Colombian soliders on parade in Bogota.
EPA/Mauricio Duenas Castaneda
It seems the culprits in a "cash-for-kills" scheme that claimed thousands of lives might find a way to wriggle out of the peace process.
Supporters listen as Colombia’s disarmed Marxist insurgency, the FARC, publicly launches its new political party, also called the FARC.
Meet the Commoners' Alternative Revolutionary Force, Colombia's newest political party. To move beyond its violent past, the new FARC will need a charismatic leader who can win over voters.
FARC members take a long-overdue break.
EPA/Mauricio Duenas Castaneda
The last time the FARC joined in democratic politics, thousands of its members and leaders were murdered. Will this time be different?
The tropical dry forest characteristic of Colombia’s Montes de Maria region has all but disappeared.
Felipe Villegas, Instituto Humboldt
As Colombia seeks to rebuild after fifty years of armed conflict, an emerging conservationist movement is linking lasting peace to healthy habitats.
Ondrej Prosicky / shutterstock
It is a delicate – and dangerous – moment for one of the world's most ecologically important nations.
A FARC member waves a white peace flag to commemorate the completion of their disarmament.
AP Photo/Fernando Vergara
Ending violence is only a first step. Research from Colombian universities sheds light on the role of education in peace-building.
Women transitioning from the front lines to civilian life are bringing with them some pretty high expectations of equality.
Demilitarised female guerrillas in Colombia are hoping to spark a new women's movement based in the FARC's revolutionary ideals.
In El Salvador, the dead are almost innumerable, but not forgotten.
Latin America's murder rate is the highest in the world, accounting for one in every four homicides on the planet.
Protesters march past the venue for the World Economic Forum on Africa 2017 meeting in Durban, South Africa.
Popular protest is on the rise globally, particularly in places with deeply entrenched inequalities.
Twenty-two-year-old Australian woman Cassandra Sainsbury was arrested on April 11 at El Dorado airport in Bogota, Colombia. Sainsbury was due to return to Australia via London. Her suitcase contained 5.8kg…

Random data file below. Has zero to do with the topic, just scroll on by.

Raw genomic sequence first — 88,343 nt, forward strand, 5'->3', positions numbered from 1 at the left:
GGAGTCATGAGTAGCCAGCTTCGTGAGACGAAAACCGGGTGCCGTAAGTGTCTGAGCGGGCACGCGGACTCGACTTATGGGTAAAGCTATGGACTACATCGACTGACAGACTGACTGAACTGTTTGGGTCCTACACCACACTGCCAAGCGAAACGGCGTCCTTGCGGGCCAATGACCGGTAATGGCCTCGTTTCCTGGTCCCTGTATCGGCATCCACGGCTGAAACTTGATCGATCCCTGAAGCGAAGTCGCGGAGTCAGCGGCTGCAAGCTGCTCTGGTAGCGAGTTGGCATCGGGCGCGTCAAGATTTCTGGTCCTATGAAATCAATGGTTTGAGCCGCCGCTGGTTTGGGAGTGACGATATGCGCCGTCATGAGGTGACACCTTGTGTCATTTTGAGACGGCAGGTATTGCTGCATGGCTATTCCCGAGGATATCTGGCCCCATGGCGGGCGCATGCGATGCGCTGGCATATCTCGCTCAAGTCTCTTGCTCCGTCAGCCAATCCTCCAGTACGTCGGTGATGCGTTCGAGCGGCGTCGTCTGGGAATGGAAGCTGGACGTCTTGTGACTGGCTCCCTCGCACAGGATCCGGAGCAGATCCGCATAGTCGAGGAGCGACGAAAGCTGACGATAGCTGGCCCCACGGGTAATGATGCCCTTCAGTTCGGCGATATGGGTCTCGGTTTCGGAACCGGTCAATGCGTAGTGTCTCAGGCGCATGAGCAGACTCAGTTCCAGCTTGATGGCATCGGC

Colombians marched in Bogota on April 1 against corruption, the FARC peace process and national politics in general.
It is vital for people to demand transparency, but when popular outrage is manipulated for political purposes, democracy suffers.
Colombian president Juan Manuel Santos with a high-level UN delegation, confirming the FARC disarmament process.
Colombia's FARC guerrillas have officially laid down their weapons. How will these former fighters fare in the group's transition from Marxist rebellion to political party?
There’s a reason he grows this crop.
Colombia's plan to turn coca-leaf farmers into coffee growers has a fatal flaw: the market.
The world will be watching the country's courts.
Colombia’s President Juan Manuel Santos prepares to sign a modified peace accord with FARC.
AP Photo/Fernando Vergar
An academic who has worked with the Colombian government says the path to peace was opened by improving quality of life for vulnerable populations.
Peace is for everyone – and so is justice.
Colombia's deal with the FARC means third parties implicated in international crimes could at last face justice.
Pride in Bogota.
EPA/Juan Jose Horta
Conflict resolution across the world frequently leaves LGBT citizens behind.
Author Gabriel García Márquez – the first Colombian to win a Nobel prize, for literature – also dreamed of peace.
From the yellow butterflies of his 'Hundred Years of Solitude' to his Nobel acceptance speech, author Gabriel García Márquez remains ever present in his country's peace process.
Colombians filled Bogota’s Plaza Bolivar on October 6 in support of the peace process with the FARC, derailed by an October 2 plebiscite.
Of many ways to make fundamental decisions in a constitutional democracy, Colombia and Great Britain chose the riskiest of all options: the plebiscite.
Colombian President Juan Manuel Santos wins the 2016 Nobel Peace Prize.
Scholars share their research with former combatants in Colombia, after a majority of Colombians voted against a peace deal. Can understanding reintegration help peace negotiations move forward?